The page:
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CIRCULAR 161

BDL extends Circular 161 by one month until the end of August

BDL extends Circular 161 by one month until the end of August

If it appears that exchanges via OMT have impacted the daily volume traded on Sayrafa, the extent of those transactions recovered by Banque du Liban is unclear. (Credit: João Sousa/L'Orient Today)

BEIRUT — The Lebanese central bank on Thursday extended Circular 161, and therefore its decision to intervene in the currency market, until the end of August, brushing aside claims about the negative impact of its strategy on foreign currency reserves.

On May 18 the central bank, faced with the prospect of losing control of the currency market as the lira breached LL30,000 to the US dollar, opted to extend Circular 161 for two months, ending on July 31. The circular was originally released on Dec. 16, allowing banks to sell dollars to depositors at the Sayrafa rate, and has been repeatedly renewed by the central bank since.

The May 18 maneuver failed to calm the market. In less than 10 days, the lira was already trading at new lows, around the LL37,000 level. The drop in value prompted the central bank to announce on Friday May 27, when banks had already closed for the weekend, that all citizens and companies looking to convert their lira to US dollar cash could do so starting early the following week. Banks were to stay open until 6 p.m. for three consecutive days to deal with the ensuing mountain of requests. The effect was immediate, with the lira strengthening to below LL30,000, later reaching LL26,500 to the dollar.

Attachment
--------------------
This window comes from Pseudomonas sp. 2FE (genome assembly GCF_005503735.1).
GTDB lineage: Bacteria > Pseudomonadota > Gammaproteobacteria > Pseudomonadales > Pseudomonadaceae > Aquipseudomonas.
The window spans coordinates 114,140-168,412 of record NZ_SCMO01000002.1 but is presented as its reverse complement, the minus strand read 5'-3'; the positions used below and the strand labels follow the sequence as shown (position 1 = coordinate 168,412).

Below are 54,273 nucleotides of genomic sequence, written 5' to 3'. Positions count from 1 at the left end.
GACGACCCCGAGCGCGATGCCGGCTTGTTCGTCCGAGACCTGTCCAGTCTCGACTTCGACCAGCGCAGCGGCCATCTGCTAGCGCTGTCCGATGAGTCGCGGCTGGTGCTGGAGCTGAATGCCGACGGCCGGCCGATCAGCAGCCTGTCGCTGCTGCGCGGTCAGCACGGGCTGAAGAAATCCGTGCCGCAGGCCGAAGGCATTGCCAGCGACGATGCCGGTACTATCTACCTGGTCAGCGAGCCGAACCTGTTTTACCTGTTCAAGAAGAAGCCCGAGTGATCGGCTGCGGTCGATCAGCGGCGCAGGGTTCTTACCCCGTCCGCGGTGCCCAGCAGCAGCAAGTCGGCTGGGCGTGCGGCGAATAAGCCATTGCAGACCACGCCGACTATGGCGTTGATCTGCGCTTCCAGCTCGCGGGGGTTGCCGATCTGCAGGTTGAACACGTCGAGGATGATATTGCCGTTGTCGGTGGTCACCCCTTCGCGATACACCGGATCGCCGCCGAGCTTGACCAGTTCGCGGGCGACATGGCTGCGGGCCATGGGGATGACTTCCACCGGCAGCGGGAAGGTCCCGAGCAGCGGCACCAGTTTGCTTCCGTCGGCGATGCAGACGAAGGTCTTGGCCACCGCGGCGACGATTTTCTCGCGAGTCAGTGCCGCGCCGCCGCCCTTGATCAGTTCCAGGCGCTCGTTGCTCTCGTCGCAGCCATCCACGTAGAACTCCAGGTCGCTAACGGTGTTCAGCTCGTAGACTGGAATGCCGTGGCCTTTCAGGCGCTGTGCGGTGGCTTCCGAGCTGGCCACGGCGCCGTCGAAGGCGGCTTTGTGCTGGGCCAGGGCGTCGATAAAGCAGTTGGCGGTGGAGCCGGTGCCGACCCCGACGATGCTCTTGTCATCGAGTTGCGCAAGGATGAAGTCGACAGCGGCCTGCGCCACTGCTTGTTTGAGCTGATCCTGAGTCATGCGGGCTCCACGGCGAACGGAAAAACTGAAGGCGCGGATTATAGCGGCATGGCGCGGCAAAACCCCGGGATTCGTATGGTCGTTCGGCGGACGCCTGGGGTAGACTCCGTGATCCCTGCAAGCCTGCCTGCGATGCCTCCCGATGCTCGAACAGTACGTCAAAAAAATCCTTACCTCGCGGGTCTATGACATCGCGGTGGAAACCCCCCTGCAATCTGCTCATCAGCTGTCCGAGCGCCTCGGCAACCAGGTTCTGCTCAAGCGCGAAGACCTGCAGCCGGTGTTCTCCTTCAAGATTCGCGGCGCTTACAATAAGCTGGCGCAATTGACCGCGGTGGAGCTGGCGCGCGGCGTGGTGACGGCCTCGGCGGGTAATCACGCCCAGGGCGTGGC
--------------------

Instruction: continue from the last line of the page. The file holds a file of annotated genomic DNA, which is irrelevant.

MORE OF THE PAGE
The shift coincided with increasing commodities prices in late May. Brent Crude oil at that time traded around $119 per barrel, peaking just a few weeks later about $120. Meanwhile, wheat had already peaked on May 17 at $12.85 per bushel and was trading around $11.66 on May 27.

BDL’s balance sheet was under immense stress. Foreign currency liquidity was draining quickly, reaching around $725 million between May 31 and June 30. The central bank soon tightened the requirements for individuals and companies looking to benefit from Circular 161. BDL governor Riad Salameh defended the circular on several occasions, claiming that its impact was limited as the bank bought US dollars from money exchangers. The drop in liquidity, he said, came from the depreciation of the euro and the Lebanese government’s payment of other subsidies such as wheat and fuel.

Overall, the advantages of Circular 161 were less than expected. The lira today hovers around LL30,000 to the US dollar, with LL41.2 trillion currently in circulation — LL4 trillion to LL5 trillion lower than the levels seen in December and January. The drop in reserves exceeds $2.7 billion.

In addition, Brent Crude oil and wheat are currently trading at $108 and $8.26 — both a long way from their high in May.

The lack of comprehensive fiscal and monetary reforms will likely continue to weigh on the Lebanese economy. The promised reforms attached to April’s International Monetary Fund agreement continue to stall. So far, out of several laws required to unlock the $3 billion assistance package, only the bank secrecy law has been approved by Parliament, which it passed in its Tuesday session, pending IMF feedback.


BEIRUT — The Lebanese central bank on Thursday extended Circular 161, and therefore its decision to intervene in the currency market, until the end of August, brushing aside claims about the negative impact of its strategy on foreign currency reserves.On May 18 the central bank, faced with the prospect of losing control of the currency market as the lira breached LL30,000 to the US dollar,...